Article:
The Washington Post has identified the places in dozens of American cities where murder is common but arrests are rare. These pockets of impunity were identified by obtaining and analyzing up to a decade of homicide arrest data from 50 of the nation’s largest cities. The analysis of 52,000 criminal homicides goes beyond what is
“While movies, television and news outlets often give the impression that entire cities and neighborhoods are filled with thugs, criminals and killers, the reality is that those responsible for a majority of shootings represent a tiny percentage of the residents of any given city. In response to this fact, effective gun violence reduction strategies adopt
According to a recent report from the Urban Institute, a strategy aimed at reducing gun violence in Chicago by targeting gang members most at risk of being victims or perpetrators with a combination of “moral suasion” and the threat of criminal sanctions resulted in significant reductions of violence.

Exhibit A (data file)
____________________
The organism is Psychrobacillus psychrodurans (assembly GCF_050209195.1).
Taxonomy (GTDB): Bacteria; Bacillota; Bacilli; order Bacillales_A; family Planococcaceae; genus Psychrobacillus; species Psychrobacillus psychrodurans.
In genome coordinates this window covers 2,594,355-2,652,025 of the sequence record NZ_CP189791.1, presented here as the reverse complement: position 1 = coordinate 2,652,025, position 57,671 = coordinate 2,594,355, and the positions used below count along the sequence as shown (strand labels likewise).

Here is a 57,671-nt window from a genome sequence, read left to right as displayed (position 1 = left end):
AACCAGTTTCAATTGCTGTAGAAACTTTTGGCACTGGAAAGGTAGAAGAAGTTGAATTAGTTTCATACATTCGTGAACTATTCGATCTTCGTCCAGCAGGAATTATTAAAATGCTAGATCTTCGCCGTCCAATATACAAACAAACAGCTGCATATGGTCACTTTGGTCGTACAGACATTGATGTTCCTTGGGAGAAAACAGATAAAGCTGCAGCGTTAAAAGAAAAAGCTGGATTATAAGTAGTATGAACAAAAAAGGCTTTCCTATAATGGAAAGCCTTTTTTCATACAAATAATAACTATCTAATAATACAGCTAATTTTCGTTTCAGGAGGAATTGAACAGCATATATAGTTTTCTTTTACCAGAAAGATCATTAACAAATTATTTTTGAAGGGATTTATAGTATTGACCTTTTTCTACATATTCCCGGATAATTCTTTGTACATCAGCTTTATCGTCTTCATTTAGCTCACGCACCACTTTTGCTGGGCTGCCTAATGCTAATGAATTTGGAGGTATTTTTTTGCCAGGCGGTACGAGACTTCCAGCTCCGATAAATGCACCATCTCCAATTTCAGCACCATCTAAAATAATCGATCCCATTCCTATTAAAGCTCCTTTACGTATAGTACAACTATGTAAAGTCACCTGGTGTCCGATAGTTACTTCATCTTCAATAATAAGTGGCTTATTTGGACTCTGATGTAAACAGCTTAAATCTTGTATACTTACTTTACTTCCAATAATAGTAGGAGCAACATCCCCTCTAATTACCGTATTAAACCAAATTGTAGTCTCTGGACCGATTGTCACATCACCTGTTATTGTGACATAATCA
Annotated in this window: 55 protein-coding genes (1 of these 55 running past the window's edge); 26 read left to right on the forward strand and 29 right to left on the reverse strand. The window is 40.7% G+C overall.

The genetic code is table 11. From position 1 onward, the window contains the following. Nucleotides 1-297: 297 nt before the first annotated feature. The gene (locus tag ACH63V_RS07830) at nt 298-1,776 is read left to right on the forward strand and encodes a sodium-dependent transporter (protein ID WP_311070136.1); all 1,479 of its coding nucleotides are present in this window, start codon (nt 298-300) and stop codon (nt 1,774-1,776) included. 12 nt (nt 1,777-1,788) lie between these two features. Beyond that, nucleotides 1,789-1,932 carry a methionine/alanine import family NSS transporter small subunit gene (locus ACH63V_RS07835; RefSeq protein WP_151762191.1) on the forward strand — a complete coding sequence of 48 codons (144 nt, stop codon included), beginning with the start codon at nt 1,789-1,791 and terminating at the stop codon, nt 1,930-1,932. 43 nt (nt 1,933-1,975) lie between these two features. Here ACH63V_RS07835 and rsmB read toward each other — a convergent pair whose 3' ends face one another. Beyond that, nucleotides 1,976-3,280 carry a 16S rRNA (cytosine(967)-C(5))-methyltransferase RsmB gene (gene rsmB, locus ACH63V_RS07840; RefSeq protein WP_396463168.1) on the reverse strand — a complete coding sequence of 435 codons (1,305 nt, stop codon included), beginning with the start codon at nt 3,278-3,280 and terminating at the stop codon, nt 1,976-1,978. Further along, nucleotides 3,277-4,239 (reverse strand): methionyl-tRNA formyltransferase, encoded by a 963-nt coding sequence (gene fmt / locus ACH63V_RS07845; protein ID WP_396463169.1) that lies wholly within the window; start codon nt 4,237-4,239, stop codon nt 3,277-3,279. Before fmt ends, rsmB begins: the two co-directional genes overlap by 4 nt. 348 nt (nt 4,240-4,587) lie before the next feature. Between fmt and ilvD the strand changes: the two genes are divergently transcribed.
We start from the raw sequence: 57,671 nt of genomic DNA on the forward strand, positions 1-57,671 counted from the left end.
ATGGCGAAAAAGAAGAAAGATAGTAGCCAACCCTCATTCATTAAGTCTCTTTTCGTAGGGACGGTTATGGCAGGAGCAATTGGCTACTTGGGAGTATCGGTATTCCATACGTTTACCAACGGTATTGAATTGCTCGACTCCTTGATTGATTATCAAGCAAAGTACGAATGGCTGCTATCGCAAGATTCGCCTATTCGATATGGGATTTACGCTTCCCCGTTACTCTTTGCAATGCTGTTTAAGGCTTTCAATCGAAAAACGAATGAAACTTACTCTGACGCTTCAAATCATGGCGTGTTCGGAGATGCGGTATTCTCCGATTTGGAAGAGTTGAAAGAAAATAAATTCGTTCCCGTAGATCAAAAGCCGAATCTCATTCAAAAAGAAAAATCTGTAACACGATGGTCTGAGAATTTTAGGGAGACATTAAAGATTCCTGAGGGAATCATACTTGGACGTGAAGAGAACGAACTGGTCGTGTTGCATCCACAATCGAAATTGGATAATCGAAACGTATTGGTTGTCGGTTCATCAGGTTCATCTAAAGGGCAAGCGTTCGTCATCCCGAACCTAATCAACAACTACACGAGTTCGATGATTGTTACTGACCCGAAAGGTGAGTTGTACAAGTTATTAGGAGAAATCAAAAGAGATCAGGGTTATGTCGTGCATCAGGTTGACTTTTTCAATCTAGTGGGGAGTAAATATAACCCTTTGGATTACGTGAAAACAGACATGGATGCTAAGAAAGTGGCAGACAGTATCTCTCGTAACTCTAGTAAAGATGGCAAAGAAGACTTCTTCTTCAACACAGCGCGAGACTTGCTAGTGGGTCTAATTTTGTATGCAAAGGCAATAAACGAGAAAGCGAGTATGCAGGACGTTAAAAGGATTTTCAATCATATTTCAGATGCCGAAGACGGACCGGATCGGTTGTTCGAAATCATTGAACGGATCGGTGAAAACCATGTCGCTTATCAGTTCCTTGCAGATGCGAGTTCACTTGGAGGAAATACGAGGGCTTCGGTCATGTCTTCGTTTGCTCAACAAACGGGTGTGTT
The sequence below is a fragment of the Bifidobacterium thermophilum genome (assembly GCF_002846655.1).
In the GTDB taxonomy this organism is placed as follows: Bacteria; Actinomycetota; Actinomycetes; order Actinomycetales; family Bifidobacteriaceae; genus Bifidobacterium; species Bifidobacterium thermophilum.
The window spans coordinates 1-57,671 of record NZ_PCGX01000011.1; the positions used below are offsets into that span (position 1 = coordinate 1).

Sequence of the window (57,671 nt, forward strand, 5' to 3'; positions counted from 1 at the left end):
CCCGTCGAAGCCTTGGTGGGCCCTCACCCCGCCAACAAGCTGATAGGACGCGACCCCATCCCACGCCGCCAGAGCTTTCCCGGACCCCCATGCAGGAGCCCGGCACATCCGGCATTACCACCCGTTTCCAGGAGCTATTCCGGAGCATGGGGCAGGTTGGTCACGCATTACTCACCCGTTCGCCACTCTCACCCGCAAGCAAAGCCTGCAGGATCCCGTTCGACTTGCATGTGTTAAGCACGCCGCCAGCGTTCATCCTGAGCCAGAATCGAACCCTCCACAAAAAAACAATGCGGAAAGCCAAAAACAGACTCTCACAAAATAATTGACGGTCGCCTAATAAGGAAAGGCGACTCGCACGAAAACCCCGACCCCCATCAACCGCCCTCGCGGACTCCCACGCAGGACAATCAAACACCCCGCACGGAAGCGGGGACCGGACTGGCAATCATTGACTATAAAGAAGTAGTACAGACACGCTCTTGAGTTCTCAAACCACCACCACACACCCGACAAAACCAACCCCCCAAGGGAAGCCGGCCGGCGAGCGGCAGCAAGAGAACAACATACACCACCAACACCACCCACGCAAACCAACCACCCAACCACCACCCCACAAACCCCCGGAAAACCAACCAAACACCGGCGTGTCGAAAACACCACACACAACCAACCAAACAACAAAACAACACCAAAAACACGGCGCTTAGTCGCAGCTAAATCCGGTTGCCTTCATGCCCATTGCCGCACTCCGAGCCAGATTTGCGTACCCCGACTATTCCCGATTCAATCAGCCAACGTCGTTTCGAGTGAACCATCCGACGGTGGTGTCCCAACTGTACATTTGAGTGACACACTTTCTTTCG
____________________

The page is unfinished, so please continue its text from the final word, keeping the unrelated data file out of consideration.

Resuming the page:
According to Cook County State's Attorney Kim Foxx, about 80 percent of those charged with gun crimes in 2016 pleaded guilty, with the remainder of the cases going to trial. Only about 30 percent of the defendants whose cases were decided by a judge in a bench trial were convicted, while juries convicted about 42 percent
Institute for Innovation in Prosecution Executive Session members Mark Gonzalez, Kim Ogg, and Kim Foxx are among a new breed of prosecutors who are “eschewing the death penalty, talking rehabilitation as much as punishment, and often refusing to charge people for minor offenses.”
To tamp down Chicago’s gun violence, officials are trying things such as more youth mentoring and more cops. They are also talking about another approach: getting shooters employed. “The best anti-crime program is a job,” Mayor Rahm Emanuel said last fall in a heavily hyped speech about the city’s violence. “It’s that simple.”
The tech giant’s philanthropic arm will grant $2 million to fund gun violence prevention programs in communities of color in 10 American cities. Most of the investment will go to programs that follow the model of Ceasefire, a violence-reduction strategy that coordinates law enforcement, community stakeholders, and social services to drive down shootings. The grants will also establish job-training